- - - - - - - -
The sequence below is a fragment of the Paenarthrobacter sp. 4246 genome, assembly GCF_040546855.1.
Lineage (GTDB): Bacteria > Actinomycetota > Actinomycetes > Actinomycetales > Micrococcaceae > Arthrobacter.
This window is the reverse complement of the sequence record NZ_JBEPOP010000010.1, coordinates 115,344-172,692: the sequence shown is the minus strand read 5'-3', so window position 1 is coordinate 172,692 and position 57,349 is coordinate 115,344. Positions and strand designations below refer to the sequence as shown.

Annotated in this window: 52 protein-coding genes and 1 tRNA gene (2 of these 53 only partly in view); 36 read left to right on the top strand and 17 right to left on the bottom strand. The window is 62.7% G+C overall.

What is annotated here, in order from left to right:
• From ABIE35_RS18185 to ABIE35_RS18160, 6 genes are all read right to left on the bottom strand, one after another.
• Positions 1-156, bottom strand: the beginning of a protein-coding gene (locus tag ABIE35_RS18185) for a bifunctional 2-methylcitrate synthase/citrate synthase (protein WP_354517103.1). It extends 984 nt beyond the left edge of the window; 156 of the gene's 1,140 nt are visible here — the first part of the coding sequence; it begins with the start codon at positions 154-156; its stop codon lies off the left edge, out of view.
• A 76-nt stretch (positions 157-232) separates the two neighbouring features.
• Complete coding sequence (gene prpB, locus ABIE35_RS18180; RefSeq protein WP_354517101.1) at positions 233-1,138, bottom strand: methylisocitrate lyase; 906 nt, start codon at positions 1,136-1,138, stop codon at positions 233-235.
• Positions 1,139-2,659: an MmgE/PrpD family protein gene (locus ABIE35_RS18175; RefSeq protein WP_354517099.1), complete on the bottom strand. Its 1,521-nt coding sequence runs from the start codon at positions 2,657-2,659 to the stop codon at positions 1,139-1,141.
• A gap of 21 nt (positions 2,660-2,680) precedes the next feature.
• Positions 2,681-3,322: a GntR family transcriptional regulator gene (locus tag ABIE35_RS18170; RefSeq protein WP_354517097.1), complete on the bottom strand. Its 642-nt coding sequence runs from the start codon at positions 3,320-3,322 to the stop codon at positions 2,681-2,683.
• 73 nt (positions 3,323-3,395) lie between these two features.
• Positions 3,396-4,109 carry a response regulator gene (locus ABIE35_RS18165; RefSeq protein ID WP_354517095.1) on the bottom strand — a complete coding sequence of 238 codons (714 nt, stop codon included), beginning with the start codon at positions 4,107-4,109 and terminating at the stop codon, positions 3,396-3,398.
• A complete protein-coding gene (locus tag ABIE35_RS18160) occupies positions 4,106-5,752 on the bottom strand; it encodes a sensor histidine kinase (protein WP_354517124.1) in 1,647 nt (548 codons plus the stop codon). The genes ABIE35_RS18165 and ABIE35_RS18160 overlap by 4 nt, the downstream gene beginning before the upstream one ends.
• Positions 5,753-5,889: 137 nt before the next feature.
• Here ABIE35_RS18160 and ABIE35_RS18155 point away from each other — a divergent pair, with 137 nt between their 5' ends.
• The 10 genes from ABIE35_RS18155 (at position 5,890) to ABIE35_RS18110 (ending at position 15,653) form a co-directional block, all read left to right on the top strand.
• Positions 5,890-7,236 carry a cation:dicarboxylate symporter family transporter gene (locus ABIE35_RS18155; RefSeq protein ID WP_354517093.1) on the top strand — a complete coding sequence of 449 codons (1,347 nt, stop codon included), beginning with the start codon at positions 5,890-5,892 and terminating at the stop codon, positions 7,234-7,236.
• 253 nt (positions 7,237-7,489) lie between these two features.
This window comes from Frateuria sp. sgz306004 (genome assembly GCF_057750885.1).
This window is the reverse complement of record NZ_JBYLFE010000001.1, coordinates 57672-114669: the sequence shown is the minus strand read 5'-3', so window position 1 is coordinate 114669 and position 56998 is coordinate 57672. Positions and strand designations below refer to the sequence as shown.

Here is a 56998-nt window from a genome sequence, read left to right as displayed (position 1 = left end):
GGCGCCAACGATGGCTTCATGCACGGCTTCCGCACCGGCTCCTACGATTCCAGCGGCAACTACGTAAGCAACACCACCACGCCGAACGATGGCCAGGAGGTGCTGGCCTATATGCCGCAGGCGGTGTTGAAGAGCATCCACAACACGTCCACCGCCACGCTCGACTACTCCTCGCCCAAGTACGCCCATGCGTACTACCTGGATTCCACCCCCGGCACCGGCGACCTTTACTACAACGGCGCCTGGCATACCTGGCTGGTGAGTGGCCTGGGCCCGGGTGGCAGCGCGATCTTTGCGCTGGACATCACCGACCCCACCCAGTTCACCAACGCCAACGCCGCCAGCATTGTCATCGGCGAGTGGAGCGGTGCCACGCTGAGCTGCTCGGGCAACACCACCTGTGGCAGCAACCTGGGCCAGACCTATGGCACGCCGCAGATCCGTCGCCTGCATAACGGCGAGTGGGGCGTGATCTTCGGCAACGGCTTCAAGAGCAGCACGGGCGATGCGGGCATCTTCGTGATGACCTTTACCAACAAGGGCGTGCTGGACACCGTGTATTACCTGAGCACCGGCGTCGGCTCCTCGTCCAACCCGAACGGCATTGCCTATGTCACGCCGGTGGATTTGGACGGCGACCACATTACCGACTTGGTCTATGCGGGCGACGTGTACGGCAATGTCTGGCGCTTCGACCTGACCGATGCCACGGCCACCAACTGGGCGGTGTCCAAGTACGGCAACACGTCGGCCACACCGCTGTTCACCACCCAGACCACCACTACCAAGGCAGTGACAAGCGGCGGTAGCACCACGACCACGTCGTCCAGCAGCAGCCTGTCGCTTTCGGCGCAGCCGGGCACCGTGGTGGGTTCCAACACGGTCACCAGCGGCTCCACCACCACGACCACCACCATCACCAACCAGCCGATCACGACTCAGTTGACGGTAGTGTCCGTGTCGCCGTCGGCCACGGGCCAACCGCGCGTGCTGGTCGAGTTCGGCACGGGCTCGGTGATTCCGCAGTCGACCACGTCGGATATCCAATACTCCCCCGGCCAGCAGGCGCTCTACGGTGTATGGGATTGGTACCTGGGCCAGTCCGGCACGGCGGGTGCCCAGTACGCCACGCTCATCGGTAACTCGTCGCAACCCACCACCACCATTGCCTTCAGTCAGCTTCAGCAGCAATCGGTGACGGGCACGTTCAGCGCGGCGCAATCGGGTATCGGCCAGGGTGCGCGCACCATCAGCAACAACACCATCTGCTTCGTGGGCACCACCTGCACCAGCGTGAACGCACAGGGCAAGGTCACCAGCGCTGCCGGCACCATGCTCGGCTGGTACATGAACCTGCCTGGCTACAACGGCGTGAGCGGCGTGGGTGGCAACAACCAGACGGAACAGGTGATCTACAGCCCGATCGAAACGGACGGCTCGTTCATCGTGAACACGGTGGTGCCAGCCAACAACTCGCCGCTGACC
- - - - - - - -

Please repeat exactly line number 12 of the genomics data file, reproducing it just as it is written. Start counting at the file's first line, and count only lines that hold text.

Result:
• Positions 2,681-3,322: a GntR family transcriptional regulator gene (locus tag ABIE35_RS18170; RefSeq protein WP_354517097.1), complete on the bottom strand. Its 642-nt coding sequence runs from the start codon at positions 3,320-3,322 to the stop codon at positions 2,681-2,683.